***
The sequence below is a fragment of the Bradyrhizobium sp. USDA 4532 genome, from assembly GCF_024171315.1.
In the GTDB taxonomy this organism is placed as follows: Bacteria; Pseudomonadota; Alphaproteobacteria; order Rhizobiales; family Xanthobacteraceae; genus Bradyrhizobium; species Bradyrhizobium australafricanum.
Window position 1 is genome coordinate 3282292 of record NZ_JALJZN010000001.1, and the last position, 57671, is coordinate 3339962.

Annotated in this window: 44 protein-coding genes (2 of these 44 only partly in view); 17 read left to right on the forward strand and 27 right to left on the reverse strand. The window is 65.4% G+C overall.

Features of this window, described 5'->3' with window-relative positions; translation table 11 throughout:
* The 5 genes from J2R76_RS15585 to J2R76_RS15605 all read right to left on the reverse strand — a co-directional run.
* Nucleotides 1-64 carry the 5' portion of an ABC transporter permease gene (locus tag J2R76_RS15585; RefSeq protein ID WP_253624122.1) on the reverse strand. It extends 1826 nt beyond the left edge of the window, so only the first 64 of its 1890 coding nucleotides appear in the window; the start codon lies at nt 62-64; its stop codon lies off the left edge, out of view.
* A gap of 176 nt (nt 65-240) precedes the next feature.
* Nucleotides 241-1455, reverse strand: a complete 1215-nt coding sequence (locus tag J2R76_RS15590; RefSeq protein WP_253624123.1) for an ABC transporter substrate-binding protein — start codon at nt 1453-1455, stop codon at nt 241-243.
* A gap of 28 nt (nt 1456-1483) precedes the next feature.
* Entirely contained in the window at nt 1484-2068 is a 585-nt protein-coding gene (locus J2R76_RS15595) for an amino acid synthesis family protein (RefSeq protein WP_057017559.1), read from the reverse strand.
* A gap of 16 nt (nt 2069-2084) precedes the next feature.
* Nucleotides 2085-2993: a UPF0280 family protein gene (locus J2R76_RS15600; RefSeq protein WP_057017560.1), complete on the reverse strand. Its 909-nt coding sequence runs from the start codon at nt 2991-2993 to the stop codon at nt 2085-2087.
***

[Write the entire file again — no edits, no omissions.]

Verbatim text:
The sequence below is a fragment of the Bradyrhizobium sp. USDA 4532 genome, from assembly GCF_024171315.1.
In the GTDB taxonomy this organism is placed as follows: Bacteria; Pseudomonadota; Alphaproteobacteria; order Rhizobiales; family Xanthobacteraceae; genus Bradyrhizobium; species Bradyrhizobium australafricanum.
Window position 1 is genome coordinate 3282292 of record NZ_JALJZN010000001.1, and the last position, 57671, is coordinate 3339962.

Annotated in this window: 44 protein-coding genes (2 of these 44 only partly in view); 17 read left to right on the forward strand and 27 right to left on the reverse strand. The window is 65.4% G+C overall.

Features of this window, described 5'->3' with window-relative positions; translation table 11 throughout:
* The 5 genes from J2R76_RS15585 to J2R76_RS15605 all read right to left on the reverse strand — a co-directional run.
* Nucleotides 1-64 carry the 5' portion of an ABC transporter permease gene (locus tag J2R76_RS15585; RefSeq protein ID WP_253624122.1) on the reverse strand. It extends 1826 nt beyond the left edge of the window, so only the first 64 of its 1890 coding nucleotides appear in the window; the start codon lies at nt 62-64; its stop codon lies off the left edge, out of view.
* A gap of 176 nt (nt 65-240) precedes the next feature.
* Nucleotides 241-1455, reverse strand: a complete 1215-nt coding sequence (locus tag J2R76_RS15590; RefSeq protein WP_253624123.1) for an ABC transporter substrate-binding protein — start codon at nt 1453-1455, stop codon at nt 241-243.
* A gap of 28 nt (nt 1456-1483) precedes the next feature.
* Entirely contained in the window at nt 1484-2068 is a 585-nt protein-coding gene (locus J2R76_RS15595) for an amino acid synthesis family protein (RefSeq protein WP_057017559.1), read from the reverse strand.
* A gap of 16 nt (nt 2069-2084) precedes the next feature.
* Nucleotides 2085-2993: a UPF0280 family protein gene (locus J2R76_RS15600; RefSeq protein WP_057017560.1), complete on the reverse strand. Its 909-nt coding sequence runs from the start codon at nt 2991-2993 to the stop codon at nt 2085-2087.